The Lakers have been an extremely driven team all season, with one goal in mind: a championship. Frank Vogel’s squad built a Western-Conference-leading 49-14 record, including at least one road win in every single Western opponent’s building, with the exception of Minnesota, where they have yet to play. LeBron and AD have set a focused, intense tone in the locker room that still has room for fun (and, well, winning is more fun than losing). I’m sure they want to try and keep their eyes on the prize as best they can, even through the hiatus, and being able to work out individually is one step.
Q: When could the games return?
A: Commissioner Silver said during an interview with TNT’s “Inside the NBA” crew that the NBA and its team owners, plus the Players Association, would be willing to extend the schedule into the summer months. That’s why he used the phrase “temporarily suspended” instead of “canceled” in his letter.
“Even if we’re out for a month, even if we’re out for six weeks, we could still re-start the season,” he said. “It might mean that the Finals take play in July, late July … my feeling was it was way premature to suggest that we had lost the season.”
Q: Is it possible to still play a full season?
A: Yes, it is possible. Commissioner Silver said that the goal is to figure out what makes sense for a return to play, but that it all depends upon how the virus is contained. A protocol needs to be established for what’s safe for all parties involved in putting on a game.
Q: What’s happening at STAPLES Center right now?
A: In California, public health experts have recommended a cancellation of all public gatherings of 250 or more, so there are currently no scheduled events at STAPLES Center planned for March.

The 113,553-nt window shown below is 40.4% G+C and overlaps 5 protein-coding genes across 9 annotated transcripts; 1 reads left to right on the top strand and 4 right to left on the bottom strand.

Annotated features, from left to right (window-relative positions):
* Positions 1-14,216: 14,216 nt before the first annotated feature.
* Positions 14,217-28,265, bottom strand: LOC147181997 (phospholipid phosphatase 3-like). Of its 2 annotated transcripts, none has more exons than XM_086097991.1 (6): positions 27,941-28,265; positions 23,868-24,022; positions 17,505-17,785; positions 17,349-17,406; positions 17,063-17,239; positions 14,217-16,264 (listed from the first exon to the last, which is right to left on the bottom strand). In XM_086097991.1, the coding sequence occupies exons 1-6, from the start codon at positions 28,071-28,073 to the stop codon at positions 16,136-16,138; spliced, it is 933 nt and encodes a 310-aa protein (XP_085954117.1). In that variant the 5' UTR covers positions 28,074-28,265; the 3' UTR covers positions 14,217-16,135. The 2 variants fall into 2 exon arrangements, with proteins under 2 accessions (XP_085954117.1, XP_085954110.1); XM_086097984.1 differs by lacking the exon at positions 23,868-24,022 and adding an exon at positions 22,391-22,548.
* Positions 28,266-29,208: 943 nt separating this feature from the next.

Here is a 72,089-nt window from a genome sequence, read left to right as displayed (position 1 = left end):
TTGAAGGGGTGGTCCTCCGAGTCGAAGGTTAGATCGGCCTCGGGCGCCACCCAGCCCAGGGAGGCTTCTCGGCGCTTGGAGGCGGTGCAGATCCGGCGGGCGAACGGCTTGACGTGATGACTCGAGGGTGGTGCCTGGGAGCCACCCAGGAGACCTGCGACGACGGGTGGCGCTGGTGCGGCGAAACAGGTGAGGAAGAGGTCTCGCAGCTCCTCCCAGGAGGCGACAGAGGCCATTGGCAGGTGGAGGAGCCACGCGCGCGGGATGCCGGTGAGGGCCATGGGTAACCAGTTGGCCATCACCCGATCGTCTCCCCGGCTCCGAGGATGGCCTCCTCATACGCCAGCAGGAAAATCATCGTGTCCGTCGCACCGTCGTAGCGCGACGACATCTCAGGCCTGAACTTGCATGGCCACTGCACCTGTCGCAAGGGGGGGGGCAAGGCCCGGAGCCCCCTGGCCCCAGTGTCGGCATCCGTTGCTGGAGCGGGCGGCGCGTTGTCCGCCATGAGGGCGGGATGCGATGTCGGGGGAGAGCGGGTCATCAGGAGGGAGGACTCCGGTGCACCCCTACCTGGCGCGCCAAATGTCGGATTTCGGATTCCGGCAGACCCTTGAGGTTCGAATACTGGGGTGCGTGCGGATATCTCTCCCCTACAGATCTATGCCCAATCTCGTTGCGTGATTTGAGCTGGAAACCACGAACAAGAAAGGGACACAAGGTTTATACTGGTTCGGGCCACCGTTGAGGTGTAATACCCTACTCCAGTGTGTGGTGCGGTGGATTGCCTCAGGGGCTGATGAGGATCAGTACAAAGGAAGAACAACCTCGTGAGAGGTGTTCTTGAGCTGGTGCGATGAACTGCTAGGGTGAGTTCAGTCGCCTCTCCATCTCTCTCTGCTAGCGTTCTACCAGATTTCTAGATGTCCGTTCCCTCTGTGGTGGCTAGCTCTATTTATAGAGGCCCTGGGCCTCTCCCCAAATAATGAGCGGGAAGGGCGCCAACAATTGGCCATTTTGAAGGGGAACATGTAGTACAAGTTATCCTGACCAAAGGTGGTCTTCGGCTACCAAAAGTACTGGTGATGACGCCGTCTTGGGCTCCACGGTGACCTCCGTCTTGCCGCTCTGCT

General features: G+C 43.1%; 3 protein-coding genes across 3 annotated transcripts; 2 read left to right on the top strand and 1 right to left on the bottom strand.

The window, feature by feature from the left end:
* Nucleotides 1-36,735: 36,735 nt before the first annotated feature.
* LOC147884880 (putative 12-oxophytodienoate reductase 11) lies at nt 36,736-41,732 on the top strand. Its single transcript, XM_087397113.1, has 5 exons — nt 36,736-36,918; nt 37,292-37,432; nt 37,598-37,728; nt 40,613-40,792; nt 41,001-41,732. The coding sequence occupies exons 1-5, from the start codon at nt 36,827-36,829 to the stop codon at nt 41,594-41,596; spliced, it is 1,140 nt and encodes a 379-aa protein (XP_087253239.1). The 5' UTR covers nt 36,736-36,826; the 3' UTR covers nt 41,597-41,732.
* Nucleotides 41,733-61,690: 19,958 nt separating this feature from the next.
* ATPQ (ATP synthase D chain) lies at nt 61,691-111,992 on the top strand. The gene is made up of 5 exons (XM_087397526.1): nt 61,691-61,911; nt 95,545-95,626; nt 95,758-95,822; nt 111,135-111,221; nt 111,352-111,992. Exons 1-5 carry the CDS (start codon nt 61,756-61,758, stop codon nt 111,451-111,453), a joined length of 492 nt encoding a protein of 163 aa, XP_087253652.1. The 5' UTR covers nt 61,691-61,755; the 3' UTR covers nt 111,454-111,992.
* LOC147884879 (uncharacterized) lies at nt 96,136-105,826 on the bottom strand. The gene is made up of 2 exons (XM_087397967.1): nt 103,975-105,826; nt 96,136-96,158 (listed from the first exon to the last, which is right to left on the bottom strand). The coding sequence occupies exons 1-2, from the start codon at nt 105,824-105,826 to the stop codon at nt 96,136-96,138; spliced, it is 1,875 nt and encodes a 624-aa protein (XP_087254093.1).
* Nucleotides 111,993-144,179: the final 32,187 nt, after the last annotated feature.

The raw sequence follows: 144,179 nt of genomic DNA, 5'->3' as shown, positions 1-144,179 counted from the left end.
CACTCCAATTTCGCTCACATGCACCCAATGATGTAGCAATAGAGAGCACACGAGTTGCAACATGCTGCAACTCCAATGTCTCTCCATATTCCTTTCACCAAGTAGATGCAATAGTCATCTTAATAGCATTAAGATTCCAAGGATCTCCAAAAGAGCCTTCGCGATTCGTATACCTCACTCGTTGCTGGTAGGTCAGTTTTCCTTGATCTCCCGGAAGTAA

Q: How do the NBA and sports fit into this situation?
A: Sports are often a welcome departure for people to enjoy the teams and games they love amidst the realities of life, but in this case, perhaps sports can assist in the handling of an extremely difficult situation for the country and the world. An NBA player testing positive for COVID-19 certainly seems to have jumpstarted the rest of the country’s really taking this seriously.
“We think we can use this hiatus to use this platform we have to help people deal with this disease,” Silver said.
Q: Is it possible that the season is canceled?
A: Commissioner Silver did allow on TNT that, “Of course it’s possible” the season will be canceled, but they simply have to wait and see how the COVID-19 situation evolves.
Q: What are other Lakers employees doing at this time?
A: All other Lakers employees have been asked to work from home for the time being. I, for example, am writing this on my laptop from my house, while my wife kindly attempts to occupy/entertain/teach/feed my 5-year-old twins upstairs. I’m sure many of you are finding ways to get things done in different-from-usual circumstances!
Q: What do I do if I have tickets to a Lakers game?
A: For fans that have already purchased tickets to games that have been postponed: they will be valid for the rescheduled date, once that date is determined by the NBA. Refunds may also be obtained through point of purchase.
Finally, folks: what’s most important is keeping yourself and your family healthy and safe during this challenging time. You can follow the recommendations and guidelines from the Centers for Disease Control and Prevention (CDC), by clicking here.